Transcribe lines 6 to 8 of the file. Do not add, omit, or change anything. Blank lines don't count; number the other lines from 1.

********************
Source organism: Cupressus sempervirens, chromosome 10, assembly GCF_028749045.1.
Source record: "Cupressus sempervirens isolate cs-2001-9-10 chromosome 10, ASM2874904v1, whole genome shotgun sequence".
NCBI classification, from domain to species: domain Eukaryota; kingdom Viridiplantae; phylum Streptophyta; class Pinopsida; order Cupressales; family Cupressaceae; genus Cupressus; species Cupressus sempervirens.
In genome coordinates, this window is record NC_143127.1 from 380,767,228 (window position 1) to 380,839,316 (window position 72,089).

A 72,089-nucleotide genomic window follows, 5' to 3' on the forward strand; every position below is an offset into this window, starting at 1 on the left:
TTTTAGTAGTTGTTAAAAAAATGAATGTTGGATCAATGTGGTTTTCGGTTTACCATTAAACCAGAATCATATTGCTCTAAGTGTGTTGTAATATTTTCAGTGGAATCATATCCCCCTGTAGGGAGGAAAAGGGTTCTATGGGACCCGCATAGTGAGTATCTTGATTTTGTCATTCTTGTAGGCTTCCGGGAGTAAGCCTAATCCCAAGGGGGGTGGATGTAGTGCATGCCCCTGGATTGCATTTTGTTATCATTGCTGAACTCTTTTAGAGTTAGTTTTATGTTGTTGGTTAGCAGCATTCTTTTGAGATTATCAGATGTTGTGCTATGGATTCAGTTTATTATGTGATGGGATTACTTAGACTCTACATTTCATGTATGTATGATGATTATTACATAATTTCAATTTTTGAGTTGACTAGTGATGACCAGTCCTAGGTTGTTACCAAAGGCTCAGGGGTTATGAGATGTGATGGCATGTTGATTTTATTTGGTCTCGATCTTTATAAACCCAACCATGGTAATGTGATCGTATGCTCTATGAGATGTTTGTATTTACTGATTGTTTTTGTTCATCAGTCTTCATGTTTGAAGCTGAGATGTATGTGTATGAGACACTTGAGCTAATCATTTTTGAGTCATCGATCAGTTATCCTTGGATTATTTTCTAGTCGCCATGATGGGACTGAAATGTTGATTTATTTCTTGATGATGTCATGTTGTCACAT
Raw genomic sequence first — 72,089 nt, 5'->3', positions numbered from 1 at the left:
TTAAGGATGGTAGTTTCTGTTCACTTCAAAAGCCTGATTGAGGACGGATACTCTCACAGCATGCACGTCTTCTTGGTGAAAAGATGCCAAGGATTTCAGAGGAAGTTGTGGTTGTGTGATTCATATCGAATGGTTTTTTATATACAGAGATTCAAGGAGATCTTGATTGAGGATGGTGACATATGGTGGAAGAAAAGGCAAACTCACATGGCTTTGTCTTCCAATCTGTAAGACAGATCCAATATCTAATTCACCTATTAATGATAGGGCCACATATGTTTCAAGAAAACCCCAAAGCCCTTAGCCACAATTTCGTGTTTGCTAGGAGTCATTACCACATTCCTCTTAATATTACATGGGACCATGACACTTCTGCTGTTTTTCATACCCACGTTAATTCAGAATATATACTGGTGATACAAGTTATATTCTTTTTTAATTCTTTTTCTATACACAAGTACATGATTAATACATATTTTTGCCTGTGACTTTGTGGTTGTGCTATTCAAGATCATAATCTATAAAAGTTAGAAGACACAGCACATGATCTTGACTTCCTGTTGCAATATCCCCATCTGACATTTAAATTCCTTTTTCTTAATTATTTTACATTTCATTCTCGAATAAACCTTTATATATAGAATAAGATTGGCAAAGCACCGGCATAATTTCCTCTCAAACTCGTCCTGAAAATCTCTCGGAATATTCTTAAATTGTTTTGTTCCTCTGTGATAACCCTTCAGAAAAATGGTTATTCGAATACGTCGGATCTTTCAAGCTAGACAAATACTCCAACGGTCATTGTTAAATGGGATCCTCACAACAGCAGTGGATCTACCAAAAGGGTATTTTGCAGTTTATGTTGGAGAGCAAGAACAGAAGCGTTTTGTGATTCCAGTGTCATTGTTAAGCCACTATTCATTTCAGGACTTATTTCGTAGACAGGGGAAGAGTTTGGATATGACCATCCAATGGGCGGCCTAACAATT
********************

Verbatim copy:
TTTTAGTAGTTGTTAAAAAAATGAATGTTGGATCAATGTGGTTTTCGGTTTACCATTAAACCAGAATCATATTGCTCTAAGTGTGTTGTAATATTTTCAGTGGAATCATATCCCCCTGTAGGGAGGAAAAGGGTTCTATGGGACCCGCATAGTGAGTATCTTGATTTTGTCATTCTTGTAGGCTTCCGGGAGTAAGCCTAATCCCAAGGGGGGTGGATGTAGTGCATGCCCCTGGATTGCATTTTGTTATCATTGCTGAACTCTTTTAGAGTTAGTTTTATGTTGTTGGTTAGCAGCATTCTTTTGAGATTATCAGATGTTGTGCTATGGATTCAGTTTATTATGTGATGGGATTACTTAGACTCTACATTTCATGTATGTATGATGATTATTACATAATTTCAATTTTTGAGTTGACTAGTGATGACCAGTCCTAGGTTGTTACCAAAGGCTCAGGGGTTATGAGATGTGATGGCATGTTGATTTTATTTGGTCTCGATCTTTATAAACCCAACCATGGTAATGTGATCGTATGCTCTATGAGATGTTTGTATTTACTGATTGTTTTTGTTCATCAGTCTTCATGTTTGAAGCTGAGATGTATGTGTATGAGACACTTGAGCTAATCATTTTTGAGTCATCGATCAGTTATCCTTGGATTATTTTCTAGTCGCCATGATGGGACTGAAATGTTGATTTATTTCTTGATGATGTCATGTTGTCACAT
Raw genomic sequence first — 72,089 nt, 5'->3', positions numbered from 1 at the left:
TTAAGGATGGTAGTTTCTGTTCACTTCAAAAGCCTGATTGAGGACGGATACTCTCACAGCATGCACGTCTTCTTGGTGAAAAGATGCCAAGGATTTCAGAGGAAGTTGTGGTTGTGTGATTCATATCGAATGGTTTTTTATATACAGAGATTCAAGGAGATCTTGATTGAGGATGGTGACATATGGTGGAAGAAAAGGCAAACTCACATGGCTTTGTCTTCCAATCTGTAAGACAGATCCAATATCTAATTCACCTATTAATGATAGGGCCACATATGTTTCAAGAAAACCCCAAAGCCCTTAGCCACAATTTCGTGTTTGCTAGGAGTCATTACCACATTCCTCTTAATATTACATGGGACCATGACACTTCTGCTGTTTTTCATACCCACGTTAATTCAGAATATATACTGGTGATACAAGTTATATTCTTTTTTAATTCTTTTTCTATACACAAGTACATGATTAATACATATTTTTGCCTGTGACTTTGTGGTTGTGCTATTCAAGATCATAATCTATAAAAGTTAGAAGACACAGCACATGATCTTGACTTCCTGTTGCAATATCCCCATCTGACATTTAAATTCCTTTTTCTTAATTATTTTACATTTCATTCTCGAATAAACCTTTATATATAGAATAAGATTGGCAAAGCACCGGCATAATTTCCTCTCAAACTCGTCCTGAAAATCTCTCGGAATATTCTTAAATTGTTTTGTTCCTCTGTGATAACCCTTCAGAAAAATGGTTATTCGAATACGTCGGATCTTTCAAGCTAGACAAATACTCCAACGGTCATTGTTAAATGGGATCCTCACAACAGCAGTGGATCTACCAAAAGGGTATTTTGCAGTTTATGTTGGAGAGCAAGAACAGAAGCGTTTTGTGATTCCAGTGTCATTGTTAAGCCACTATTCATTTCAGGACTTATTTCGTAGACAGGGGAAGAGTTTGGATATGACCATCCAATGGGCGGCCTAACAATT